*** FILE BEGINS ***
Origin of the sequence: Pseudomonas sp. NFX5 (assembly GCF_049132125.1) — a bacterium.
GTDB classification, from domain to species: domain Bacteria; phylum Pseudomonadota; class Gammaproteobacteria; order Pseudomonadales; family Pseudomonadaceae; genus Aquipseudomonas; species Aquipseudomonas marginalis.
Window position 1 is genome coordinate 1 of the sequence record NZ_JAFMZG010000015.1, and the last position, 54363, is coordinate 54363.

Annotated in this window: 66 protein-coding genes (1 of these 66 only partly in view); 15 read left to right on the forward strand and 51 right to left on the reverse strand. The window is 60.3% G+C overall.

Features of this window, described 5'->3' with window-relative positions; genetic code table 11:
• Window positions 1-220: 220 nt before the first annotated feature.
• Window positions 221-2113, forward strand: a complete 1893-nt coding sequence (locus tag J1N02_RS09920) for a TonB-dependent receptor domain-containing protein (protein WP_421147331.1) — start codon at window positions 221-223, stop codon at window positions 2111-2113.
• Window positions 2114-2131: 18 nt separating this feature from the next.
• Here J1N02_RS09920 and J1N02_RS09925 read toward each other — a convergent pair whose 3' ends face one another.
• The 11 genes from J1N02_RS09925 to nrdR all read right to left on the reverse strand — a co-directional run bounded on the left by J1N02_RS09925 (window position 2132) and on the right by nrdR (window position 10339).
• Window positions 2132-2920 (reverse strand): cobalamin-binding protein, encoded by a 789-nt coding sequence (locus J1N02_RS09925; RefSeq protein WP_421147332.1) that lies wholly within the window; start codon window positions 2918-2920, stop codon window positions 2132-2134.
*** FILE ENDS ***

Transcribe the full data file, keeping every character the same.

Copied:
Origin of the sequence: Pseudomonas sp. NFX5 (assembly GCF_049132125.1) — a bacterium.
GTDB classification, from domain to species: domain Bacteria; phylum Pseudomonadota; class Gammaproteobacteria; order Pseudomonadales; family Pseudomonadaceae; genus Aquipseudomonas; species Aquipseudomonas marginalis.
Window position 1 is genome coordinate 1 of the sequence record NZ_JAFMZG010000015.1, and the last position, 54363, is coordinate 54363.

Annotated in this window: 66 protein-coding genes (1 of these 66 only partly in view); 15 read left to right on the forward strand and 51 right to left on the reverse strand. The window is 60.3% G+C overall.

Features of this window, described 5'->3' with window-relative positions; genetic code table 11:
• Window positions 1-220: 220 nt before the first annotated feature.
• Window positions 221-2113, forward strand: a complete 1893-nt coding sequence (locus tag J1N02_RS09920) for a TonB-dependent receptor domain-containing protein (protein WP_421147331.1) — start codon at window positions 221-223, stop codon at window positions 2111-2113.
• Window positions 2114-2131: 18 nt separating this feature from the next.
• Here J1N02_RS09920 and J1N02_RS09925 read toward each other — a convergent pair whose 3' ends face one another.
• The 11 genes from J1N02_RS09925 to nrdR all read right to left on the reverse strand — a co-directional run bounded on the left by J1N02_RS09925 (window position 2132) and on the right by nrdR (window position 10339).
• Window positions 2132-2920 (reverse strand): cobalamin-binding protein, encoded by a 789-nt coding sequence (locus J1N02_RS09925; RefSeq protein WP_421147332.1) that lies wholly within the window; start codon window positions 2918-2920, stop codon window positions 2132-2134.